Michael Crabtree should offer some balance and playmaking ability to a receiver group that has really struggled to produce for Joe Flacco in recent years. While Crabtree's numbers dipped in 2017, he still managed to haul in eight touchdown passes from Derek Carr. No Ravens receiver had more than four scores last season.
"I feel like I'm in my prime right now and I'm ready to go," Crabtree said, via Jamison Hensley of ESPN.com. "I feel young. I feel like I'm still 25."
Only four receivers have more touchdown receptions than Crabtree's 25 over the last three years. Just nine receivers have more total catches over the last nine years. He'll give the Ravens production in the red zone and as an underneath receiver, which should make him Flacco's new best friend on offense in 2018.
Buffalo Bills: LB Tremaine Edmunds
Never in a million years could the Bills have predicted they'd land their quarterback of the future (Josh Allen) and a potential game-changing presence at linebacker (Tremaine Edmunds) in the first round. That's exactly what happened.
While Allen and Edmunds are similar in terms of having a raw toolset with impressive physical attributes, Edmunds at least proved to be a difference-making playmaker at the college level, while Allen struggled at times running the Wyoming offense.
Expect Bills head coach Sean McDermott to use Edmunds all over the field but mostly as an inside linebacker with the speed and athleticism required to chase down plays in the run game, attack the line of scrimmage as a run-stuffer or blitzer and cover running backs and tight ends in space.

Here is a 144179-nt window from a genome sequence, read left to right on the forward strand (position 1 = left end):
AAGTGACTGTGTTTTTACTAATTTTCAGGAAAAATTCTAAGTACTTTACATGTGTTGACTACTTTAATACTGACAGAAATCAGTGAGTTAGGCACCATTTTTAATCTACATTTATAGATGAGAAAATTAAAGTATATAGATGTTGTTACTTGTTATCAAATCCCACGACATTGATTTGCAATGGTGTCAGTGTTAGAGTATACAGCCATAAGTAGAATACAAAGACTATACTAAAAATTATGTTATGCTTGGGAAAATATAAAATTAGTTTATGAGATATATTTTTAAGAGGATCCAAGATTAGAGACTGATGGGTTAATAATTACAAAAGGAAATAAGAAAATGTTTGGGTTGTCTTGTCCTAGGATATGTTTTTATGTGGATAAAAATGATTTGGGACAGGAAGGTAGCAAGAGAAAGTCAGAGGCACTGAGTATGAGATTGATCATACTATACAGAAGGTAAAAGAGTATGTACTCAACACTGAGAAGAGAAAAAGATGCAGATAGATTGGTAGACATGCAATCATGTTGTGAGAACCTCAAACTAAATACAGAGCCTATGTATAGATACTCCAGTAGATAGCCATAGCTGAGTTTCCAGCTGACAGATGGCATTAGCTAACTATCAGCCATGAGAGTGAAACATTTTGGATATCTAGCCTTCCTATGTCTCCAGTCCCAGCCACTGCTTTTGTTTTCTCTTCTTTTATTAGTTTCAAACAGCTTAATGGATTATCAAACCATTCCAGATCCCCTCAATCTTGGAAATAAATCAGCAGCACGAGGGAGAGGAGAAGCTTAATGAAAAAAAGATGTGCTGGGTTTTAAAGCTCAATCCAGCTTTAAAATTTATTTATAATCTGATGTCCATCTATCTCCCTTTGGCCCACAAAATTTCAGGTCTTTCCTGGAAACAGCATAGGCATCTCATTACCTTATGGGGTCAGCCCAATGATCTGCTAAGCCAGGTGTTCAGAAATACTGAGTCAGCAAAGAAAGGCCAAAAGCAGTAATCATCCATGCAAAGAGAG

The Bills lost top tackler Preston Brown in free agency, so Edmunds should have the inside track at a starting spot right away. If developed the right way, Edmunds could become a versatile star in the middle of the Bills defense.
Carolina Panthers: WR D.J. Moore
The Panthers added Dontari Poe to the middle of the defensive line and restocked the secondary in free agency and the draft, but giving Cam Newton a multitalented receiver will likely turn out to be Carolina's best move of the offseason.
No. 24 overall pick D.J. Moore is tough, strong and fast, with route-running reliability and a dangerous skill set after the catch. He should create more safe, easy throws and big plays in the passing game for Newton, who completed only 59.1 percent of his passes and finished with career lows in yards per attempt (6.7) and passing yards per game (206.4) last season.
The Panthers only had one player at the receiver position catch more than 32 passes in 2017, and adding veterans Torrey Smith and Jarius Wright certainly didn't fill the team's need for more star power on offense. Moore could be the franchise's best receiver since Steve Smith.
Chicago Bears: WR Allen Robinson
This pick was a tossup between Allen Robinson and rookie linebacker Roquan Smith, who might be the leading candidate to win NFL Defensive Rookie of the Year. Robinson gets the nod because of his ability to reshape the Bears passing game.